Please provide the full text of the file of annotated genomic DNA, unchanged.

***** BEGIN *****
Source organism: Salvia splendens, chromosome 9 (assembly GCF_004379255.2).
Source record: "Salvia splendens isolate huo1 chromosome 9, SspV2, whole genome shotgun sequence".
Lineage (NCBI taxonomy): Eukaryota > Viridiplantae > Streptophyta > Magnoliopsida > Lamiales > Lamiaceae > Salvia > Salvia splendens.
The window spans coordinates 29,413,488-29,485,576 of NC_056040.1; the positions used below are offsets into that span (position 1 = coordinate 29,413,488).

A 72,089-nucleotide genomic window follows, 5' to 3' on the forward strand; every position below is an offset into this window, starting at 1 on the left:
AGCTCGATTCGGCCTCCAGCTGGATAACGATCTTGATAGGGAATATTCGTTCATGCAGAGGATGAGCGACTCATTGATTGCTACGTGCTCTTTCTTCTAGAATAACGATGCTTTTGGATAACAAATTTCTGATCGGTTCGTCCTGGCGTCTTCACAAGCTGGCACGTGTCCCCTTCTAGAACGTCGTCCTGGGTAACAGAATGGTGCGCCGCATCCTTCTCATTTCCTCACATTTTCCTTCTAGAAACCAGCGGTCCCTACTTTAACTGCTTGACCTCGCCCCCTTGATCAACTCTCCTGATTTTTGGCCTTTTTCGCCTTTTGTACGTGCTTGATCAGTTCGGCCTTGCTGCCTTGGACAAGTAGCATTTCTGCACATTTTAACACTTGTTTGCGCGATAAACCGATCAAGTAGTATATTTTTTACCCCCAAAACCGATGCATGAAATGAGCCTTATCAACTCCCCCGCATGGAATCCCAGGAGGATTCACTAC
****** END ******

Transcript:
Source organism: Salvia splendens, chromosome 9 (assembly GCF_004379255.2).
Source record: "Salvia splendens isolate huo1 chromosome 9, SspV2, whole genome shotgun sequence".
Lineage (NCBI taxonomy): Eukaryota > Viridiplantae > Streptophyta > Magnoliopsida > Lamiales > Lamiaceae > Salvia > Salvia splendens.
The window spans coordinates 29,413,488-29,485,576 of NC_056040.1; the positions used below are offsets into that span (position 1 = coordinate 29,413,488).

A 72,089-nucleotide genomic window follows, 5' to 3' on the forward strand; every position below is an offset into this window, starting at 1 on the left:
AGCTCGATTCGGCCTCCAGCTGGATAACGATCTTGATAGGGAATATTCGTTCATGCAGAGGATGAGCGACTCATTGATTGCTACGTGCTCTTTCTTCTAGAATAACGATGCTTTTGGATAACAAATTTCTGATCGGTTCGTCCTGGCGTCTTCACAAGCTGGCACGTGTCCCCTTCTAGAACGTCGTCCTGGGTAACAGAATGGTGCGCCGCATCCTTCTCATTTCCTCACATTTTCCTTCTAGAAACCAGCGGTCCCTACTTTAACTGCTTGACCTCGCCCCCTTGATCAACTCTCCTGATTTTTGGCCTTTTTCGCCTTTTGTACGTGCTTGATCAGTTCGGCCTTGCTGCCTTGGACAAGTAGCATTTCTGCACATTTTAACACTTGTTTGCGCGATAAACCGATCAAGTAGTATATTTTTTACCCCCAAAACCGATGCATGAAATGAGCCTTATCAACTCCCCCGCATGGAATCCCAGGAGGATTCACTAC